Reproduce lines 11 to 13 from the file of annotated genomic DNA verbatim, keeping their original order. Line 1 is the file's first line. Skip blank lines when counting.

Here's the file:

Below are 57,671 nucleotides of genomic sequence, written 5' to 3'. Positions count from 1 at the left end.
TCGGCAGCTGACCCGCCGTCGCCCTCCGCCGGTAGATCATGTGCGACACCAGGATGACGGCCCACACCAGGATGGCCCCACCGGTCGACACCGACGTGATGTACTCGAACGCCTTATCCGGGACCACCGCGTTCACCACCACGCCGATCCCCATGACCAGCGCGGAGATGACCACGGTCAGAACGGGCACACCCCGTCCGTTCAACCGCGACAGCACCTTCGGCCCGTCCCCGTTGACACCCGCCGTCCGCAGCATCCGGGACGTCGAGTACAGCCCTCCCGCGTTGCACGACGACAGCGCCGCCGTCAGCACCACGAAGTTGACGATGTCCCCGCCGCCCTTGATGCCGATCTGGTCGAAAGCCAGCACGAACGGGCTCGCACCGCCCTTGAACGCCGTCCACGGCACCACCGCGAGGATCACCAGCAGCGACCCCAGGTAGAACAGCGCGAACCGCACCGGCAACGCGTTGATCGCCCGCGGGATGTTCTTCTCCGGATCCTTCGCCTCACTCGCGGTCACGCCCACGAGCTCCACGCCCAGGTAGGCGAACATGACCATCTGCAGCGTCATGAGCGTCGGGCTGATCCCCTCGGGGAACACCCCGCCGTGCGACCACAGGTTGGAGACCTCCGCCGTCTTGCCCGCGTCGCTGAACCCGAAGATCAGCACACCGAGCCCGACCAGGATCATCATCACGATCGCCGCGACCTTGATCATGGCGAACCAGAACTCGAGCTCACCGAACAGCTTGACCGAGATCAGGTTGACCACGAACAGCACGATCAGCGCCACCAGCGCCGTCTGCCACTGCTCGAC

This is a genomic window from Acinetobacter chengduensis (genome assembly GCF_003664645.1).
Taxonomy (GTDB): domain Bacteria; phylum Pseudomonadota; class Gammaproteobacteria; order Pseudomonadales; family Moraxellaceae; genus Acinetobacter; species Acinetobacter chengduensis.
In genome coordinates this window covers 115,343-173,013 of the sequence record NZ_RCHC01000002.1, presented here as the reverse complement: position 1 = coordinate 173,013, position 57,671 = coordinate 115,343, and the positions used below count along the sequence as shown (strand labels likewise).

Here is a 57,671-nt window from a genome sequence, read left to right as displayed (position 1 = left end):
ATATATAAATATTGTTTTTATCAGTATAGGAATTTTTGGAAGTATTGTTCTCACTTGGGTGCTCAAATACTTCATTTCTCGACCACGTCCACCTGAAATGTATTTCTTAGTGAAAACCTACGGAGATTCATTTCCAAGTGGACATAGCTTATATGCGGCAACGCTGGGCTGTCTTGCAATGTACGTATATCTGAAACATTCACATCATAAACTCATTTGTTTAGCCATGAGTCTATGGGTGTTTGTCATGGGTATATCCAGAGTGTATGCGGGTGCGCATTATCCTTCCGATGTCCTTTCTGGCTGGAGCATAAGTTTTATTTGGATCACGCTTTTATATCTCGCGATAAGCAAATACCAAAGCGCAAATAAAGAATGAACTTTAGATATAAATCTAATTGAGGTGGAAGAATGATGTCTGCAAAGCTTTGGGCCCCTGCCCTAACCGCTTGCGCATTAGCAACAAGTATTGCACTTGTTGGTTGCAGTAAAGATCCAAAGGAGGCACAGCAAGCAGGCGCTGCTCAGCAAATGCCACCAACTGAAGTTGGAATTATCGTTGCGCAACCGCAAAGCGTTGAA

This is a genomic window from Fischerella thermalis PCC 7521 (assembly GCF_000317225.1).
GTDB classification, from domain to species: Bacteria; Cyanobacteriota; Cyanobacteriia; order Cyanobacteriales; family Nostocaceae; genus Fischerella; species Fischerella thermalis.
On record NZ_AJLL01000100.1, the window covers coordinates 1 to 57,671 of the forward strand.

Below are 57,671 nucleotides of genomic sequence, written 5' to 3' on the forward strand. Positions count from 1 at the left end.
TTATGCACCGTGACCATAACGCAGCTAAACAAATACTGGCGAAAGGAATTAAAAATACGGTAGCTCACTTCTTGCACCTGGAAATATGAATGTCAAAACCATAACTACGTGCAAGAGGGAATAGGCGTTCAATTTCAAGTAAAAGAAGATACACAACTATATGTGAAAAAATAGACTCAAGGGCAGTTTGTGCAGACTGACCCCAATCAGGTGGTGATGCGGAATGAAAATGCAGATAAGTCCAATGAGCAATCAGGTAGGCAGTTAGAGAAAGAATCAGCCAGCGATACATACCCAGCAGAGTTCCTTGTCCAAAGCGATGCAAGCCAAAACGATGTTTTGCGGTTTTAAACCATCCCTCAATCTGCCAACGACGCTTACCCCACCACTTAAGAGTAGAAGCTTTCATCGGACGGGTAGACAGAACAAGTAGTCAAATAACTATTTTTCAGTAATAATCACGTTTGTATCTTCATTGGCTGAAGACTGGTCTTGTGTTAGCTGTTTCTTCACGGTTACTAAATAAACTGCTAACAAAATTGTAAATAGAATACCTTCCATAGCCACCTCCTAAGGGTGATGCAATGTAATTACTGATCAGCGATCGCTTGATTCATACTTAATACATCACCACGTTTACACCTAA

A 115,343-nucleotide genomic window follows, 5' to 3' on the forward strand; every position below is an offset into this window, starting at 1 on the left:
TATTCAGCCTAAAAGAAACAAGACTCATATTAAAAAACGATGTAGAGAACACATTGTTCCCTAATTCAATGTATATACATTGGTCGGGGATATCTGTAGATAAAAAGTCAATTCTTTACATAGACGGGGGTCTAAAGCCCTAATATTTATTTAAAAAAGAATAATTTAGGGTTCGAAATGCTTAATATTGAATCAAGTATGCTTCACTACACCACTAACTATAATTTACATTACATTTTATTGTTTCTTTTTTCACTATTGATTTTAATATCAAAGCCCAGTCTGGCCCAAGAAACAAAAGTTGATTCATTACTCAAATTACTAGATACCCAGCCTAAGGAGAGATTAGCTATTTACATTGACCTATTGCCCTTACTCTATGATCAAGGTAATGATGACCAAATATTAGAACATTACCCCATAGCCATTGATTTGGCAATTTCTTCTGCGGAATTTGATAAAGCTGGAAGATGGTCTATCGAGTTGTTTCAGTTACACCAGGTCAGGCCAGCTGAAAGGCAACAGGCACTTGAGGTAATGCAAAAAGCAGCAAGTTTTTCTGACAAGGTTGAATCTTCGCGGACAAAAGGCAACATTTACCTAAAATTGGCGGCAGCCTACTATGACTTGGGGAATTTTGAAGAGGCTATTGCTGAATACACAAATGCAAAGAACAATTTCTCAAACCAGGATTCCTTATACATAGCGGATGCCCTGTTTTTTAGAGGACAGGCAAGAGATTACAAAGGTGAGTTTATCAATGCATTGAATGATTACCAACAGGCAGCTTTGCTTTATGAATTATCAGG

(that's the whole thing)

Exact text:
Below are 57,671 nucleotides of genomic sequence, written 5' to 3' on the forward strand. Positions count from 1 at the left end.
TTATGCACCGTGACCATAACGCAGCTAAACAAATACTGGCGAAAGGAATTAAAAATACGGTAGCTCACTTCTTGCACCTGGAAATATGAATGTCAAAACCATAACTACGTGCAAGAGGGAATAGGCGTTCAATTTCAAGTAAAAGAAGATACACAACTATATGTGAAAAAATAGACTCAAGGGCAGTTTGTGCAGACTGACCCCAATCAGGTGGTGATGCGGAATGAAAATGCAGATAAGTCCAATGAGCAATCAGGTAGGCAGTTAGAGAAAGAATCAGCCAGCGATACATACCCAGCAGAGTTCCTTGTCCAAAGCGATGCAAGCCAAAACGATGTTTTGCGGTTTTAAACCATCCCTCAATCTGCCAACGACGCTTACCCCACCACTTAAGAGTAGAAGCTTTCATCGGACGGGTAGACAGAACAAGTAGTCAAATAACTATTTTTCAGTAATAATCACGTTTGTATCTTCATTGGCTGAAGACTGGTCTTGTGTTAGCTGTTTCTTCACGGTTACTAAATAAACTGCTAACAAAATTGTAAATAGAATACCTTCCATAGCCACCTCCTAAGGGTGATGCAATGTAATTACTGATCAGCGATCGCTTGATTCATACTTAATACATCACCACGTTTACACCTAA

A 115,343-nucleotide genomic window follows, 5' to 3' on the forward strand; every position below is an offset into this window, starting at 1 on the left: